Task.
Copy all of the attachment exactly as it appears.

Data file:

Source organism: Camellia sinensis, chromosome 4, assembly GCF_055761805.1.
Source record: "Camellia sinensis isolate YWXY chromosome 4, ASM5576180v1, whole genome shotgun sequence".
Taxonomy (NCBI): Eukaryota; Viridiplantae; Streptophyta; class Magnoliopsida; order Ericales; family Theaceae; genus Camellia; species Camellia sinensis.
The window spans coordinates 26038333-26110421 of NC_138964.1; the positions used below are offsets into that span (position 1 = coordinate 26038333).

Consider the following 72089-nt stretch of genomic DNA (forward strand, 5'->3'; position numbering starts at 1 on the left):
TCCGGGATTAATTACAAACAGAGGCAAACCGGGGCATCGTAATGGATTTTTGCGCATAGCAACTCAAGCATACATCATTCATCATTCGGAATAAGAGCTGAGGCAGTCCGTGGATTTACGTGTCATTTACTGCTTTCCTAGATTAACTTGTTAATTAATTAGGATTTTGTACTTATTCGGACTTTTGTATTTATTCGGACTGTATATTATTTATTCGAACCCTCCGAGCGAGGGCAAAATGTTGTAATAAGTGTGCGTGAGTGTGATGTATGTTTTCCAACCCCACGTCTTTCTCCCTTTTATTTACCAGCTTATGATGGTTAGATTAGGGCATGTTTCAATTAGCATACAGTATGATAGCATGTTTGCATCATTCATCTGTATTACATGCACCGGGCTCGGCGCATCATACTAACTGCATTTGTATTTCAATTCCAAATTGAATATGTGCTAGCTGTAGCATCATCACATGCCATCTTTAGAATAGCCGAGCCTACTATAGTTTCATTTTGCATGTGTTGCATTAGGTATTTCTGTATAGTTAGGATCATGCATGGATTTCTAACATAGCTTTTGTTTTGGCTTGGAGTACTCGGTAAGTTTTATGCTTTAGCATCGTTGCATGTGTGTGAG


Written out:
Source organism: Camellia sinensis, chromosome 4, assembly GCF_055761805.1.
Source record: "Camellia sinensis isolate YWXY chromosome 4, ASM5576180v1, whole genome shotgun sequence".
Taxonomy (NCBI): Eukaryota; Viridiplantae; Streptophyta; class Magnoliopsida; order Ericales; family Theaceae; genus Camellia; species Camellia sinensis.
The window spans coordinates 26038333-26110421 of NC_138964.1; the positions used below are offsets into that span (position 1 = coordinate 26038333).

Consider the following 72089-nt stretch of genomic DNA (forward strand, 5'->3'; position numbering starts at 1 on the left):
TCCGGGATTAATTACAAACAGAGGCAAACCGGGGCATCGTAATGGATTTTTGCGCATAGCAACTCAAGCATACATCATTCATCATTCGGAATAAGAGCTGAGGCAGTCCGTGGATTTACGTGTCATTTACTGCTTTCCTAGATTAACTTGTTAATTAATTAGGATTTTGTACTTATTCGGACTTTTGTATTTATTCGGACTGTATATTATTTATTCGAACCCTCCGAGCGAGGGCAAAATGTTGTAATAAGTGTGCGTGAGTGTGATGTATGTTTTCCAACCCCACGTCTTTCTCCCTTTTATTTACCAGCTTATGATGGTTAGATTAGGGCATGTTTCAATTAGCATACAGTATGATAGCATGTTTGCATCATTCATCTGTATTACATGCACCGGGCTCGGCGCATCATACTAACTGCATTTGTATTTCAATTCCAAATTGAATATGTGCTAGCTGTAGCATCATCACATGCCATCTTTAGAATAGCCGAGCCTACTATAGTTTCATTTTGCATGTGTTGCATTAGGTATTTCTGTATAGTTAGGATCATGCATGGATTTCTAACATAGCTTTTGTTTTGGCTTGGAGTACTCGGTAAGTTTTATGCTTTAGCATCGTTGCATGTGTGTGAG